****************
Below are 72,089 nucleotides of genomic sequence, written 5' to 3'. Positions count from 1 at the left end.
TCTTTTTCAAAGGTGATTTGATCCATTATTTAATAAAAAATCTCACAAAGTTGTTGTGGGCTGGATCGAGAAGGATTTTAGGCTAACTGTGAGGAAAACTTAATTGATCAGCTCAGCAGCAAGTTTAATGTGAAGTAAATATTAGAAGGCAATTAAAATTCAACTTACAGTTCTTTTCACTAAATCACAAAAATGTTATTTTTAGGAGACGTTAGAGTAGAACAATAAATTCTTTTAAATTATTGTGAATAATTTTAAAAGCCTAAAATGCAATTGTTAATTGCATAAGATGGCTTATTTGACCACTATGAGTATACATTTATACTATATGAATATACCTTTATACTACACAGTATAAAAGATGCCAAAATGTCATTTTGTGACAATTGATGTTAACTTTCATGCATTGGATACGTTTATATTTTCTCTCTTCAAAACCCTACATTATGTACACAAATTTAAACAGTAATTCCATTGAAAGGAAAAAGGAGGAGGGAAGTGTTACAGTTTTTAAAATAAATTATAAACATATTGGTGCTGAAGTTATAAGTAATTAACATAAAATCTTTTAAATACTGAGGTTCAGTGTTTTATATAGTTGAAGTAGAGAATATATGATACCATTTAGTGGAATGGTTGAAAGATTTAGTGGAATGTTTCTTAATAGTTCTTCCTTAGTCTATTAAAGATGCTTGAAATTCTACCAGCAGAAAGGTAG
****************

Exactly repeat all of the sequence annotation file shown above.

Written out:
Below are 72,089 nucleotides of genomic sequence, written 5' to 3'. Positions count from 1 at the left end.
TCTTTTTCAAAGGTGATTTGATCCATTATTTAATAAAAAATCTCACAAAGTTGTTGTGGGCTGGATCGAGAAGGATTTTAGGCTAACTGTGAGGAAAACTTAATTGATCAGCTCAGCAGCAAGTTTAATGTGAAGTAAATATTAGAAGGCAATTAAAATTCAACTTACAGTTCTTTTCACTAAATCACAAAAATGTTATTTTTAGGAGACGTTAGAGTAGAACAATAAATTCTTTTAAATTATTGTGAATAATTTTAAAAGCCTAAAATGCAATTGTTAATTGCATAAGATGGCTTATTTGACCACTATGAGTATACATTTATACTATATGAATATACCTTTATACTACACAGTATAAAAGATGCCAAAATGTCATTTTGTGACAATTGATGTTAACTTTCATGCATTGGATACGTTTATATTTTCTCTCTTCAAAACCCTACATTATGTACACAAATTTAAACAGTAATTCCATTGAAAGGAAAAAGGAGGAGGGAAGTGTTACAGTTTTTAAAATAAATTATAAACATATTGGTGCTGAAGTTATAAGTAATTAACATAAAATCTTTTAAATACTGAGGTTCAGTGTTTTATATAGTTGAAGTAGAGAATATATGATACCATTTAGTGGAATGGTTGAAAGATTTAGTGGAATGTTTCTTAATAGTTCTTCCTTAGTCTATTAAAGATGCTTGAAATTCTACCAGCAGAAAGGTAG